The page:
I had finished my time at Charleville and was very fortunate to be transferred to Holland Park which was my location of choice, and each Wednesday afternoon I had a small boutique domestic violence court, a specialist court – wonderful people from the Women’s Legal Service, Queensland Police, prosecutors, Men’s Line, the local lawyers, would provide free duty lawyer advice to people coming before the court. And even though we were hindered by space, we were able to function as a specialist court unlike any other court – other than a court that had been set up by Magistrate Hennessy in Rockhampton some years beforehand, but unfortunately the funding didn’t allow for that court to continue.

The Dame Quentin Bryce report, the Not Now, Not Ever report came out and she made a recommendation there should be a trial specialist domestic violence court at Southport. I was fortunate the then Chief Magistrate Judge Rinaudo invited me to take up that position which I did. Initially it was for six months, but not long after it started, the attorney indicated that it’d be for two years, so I went down there to Southport for two years. And I was very fortunate to have dealt with some really wonderful people; community services, police, lawyers, court staff – excellent court staff, just everyone wanted to be engaged, wanted to be involved. So it was just a continuation of the wave of interest that Dame Quentin Bryce had created, together with the unfortunate events of Luke Batty I should say – the name Rosie Batty I’m sure is familiar to you.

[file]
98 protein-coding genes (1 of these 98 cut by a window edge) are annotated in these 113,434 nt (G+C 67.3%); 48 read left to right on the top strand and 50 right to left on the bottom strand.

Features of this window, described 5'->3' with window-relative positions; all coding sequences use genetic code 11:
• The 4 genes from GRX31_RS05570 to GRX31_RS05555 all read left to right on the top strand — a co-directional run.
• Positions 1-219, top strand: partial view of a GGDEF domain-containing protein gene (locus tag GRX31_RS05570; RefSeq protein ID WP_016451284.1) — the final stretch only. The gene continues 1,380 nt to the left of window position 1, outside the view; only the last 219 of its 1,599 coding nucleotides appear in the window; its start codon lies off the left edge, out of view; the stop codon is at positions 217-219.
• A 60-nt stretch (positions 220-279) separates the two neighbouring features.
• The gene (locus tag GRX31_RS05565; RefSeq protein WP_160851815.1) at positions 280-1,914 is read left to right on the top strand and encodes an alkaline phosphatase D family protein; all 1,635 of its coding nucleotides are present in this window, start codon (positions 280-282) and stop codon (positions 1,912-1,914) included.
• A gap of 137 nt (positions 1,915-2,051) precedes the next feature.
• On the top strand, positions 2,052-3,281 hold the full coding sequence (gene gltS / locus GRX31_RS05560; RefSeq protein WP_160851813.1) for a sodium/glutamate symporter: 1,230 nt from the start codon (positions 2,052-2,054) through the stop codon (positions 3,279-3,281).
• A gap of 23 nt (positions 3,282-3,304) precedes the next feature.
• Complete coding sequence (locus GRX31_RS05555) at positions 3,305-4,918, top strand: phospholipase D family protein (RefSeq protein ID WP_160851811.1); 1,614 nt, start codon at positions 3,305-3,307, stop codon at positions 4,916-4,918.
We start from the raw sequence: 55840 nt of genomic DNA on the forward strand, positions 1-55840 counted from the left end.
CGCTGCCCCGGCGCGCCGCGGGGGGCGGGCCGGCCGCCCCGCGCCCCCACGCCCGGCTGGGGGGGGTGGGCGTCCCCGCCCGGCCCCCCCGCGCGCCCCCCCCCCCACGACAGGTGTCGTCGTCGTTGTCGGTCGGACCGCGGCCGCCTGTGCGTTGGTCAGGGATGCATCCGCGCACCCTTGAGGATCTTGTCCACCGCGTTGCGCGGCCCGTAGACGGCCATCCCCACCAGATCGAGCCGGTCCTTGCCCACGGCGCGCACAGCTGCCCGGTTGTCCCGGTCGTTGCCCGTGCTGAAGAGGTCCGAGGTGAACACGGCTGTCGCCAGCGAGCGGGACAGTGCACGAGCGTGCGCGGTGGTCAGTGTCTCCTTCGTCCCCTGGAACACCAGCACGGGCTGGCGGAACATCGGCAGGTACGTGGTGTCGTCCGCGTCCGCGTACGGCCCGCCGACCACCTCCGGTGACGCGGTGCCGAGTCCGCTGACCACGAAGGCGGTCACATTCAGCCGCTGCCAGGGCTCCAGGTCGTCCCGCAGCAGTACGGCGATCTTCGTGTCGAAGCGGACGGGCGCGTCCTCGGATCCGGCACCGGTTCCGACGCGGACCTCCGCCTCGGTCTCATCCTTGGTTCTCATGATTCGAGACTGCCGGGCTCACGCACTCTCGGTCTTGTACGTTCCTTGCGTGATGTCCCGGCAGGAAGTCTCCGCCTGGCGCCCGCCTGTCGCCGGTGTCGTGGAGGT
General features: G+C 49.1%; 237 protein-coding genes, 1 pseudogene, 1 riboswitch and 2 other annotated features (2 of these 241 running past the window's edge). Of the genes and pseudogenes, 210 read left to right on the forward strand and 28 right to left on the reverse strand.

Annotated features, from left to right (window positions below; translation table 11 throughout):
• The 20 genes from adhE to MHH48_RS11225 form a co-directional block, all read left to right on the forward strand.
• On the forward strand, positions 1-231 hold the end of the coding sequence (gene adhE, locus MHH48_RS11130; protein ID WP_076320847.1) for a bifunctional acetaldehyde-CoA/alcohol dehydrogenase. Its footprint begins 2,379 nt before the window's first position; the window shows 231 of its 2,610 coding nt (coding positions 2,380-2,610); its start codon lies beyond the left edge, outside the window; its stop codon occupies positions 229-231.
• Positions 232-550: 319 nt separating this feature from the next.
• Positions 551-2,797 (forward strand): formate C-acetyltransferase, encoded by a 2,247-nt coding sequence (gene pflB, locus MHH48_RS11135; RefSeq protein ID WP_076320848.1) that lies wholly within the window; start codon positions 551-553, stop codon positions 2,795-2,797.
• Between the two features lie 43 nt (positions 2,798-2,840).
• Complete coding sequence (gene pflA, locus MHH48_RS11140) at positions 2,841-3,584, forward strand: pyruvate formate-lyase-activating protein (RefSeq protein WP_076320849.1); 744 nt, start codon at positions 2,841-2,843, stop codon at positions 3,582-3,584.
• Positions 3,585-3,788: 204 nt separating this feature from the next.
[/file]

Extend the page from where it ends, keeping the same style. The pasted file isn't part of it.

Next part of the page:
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So on that wave we continued to ride the interest and set up a specialist model, and the model is still operating in a slightly different form, but it’s now been rolled out across the state.

What’s your morning routine at the courts?

I always just stop and think that I’m going to be dealing with the lives of other people, it’s not me, and I always make sure that my clerk – I’ll ask before I walk into the courtroom – I’ll say ‘what do we have?’ And it might be four hearings, 78 applications, whatever it might be, so that just sort of gives me that sort of moment to stop and think, ‘well, let’s start’.

I will often stop and think about what it must be like to stand in the shoes of those people who are standing at the bar table, and I’m talking about not just the aggrieved and the respondents, but the police officers and the barristers: ‘have they had time to prepare? Are they on top of the material?  How might this fall out during the course of the day?’ But, I always have this little thing where I ask my clerk, ‘what have we got?’.

How is your work day broken up and is a lunch break is a ‘usual thing’?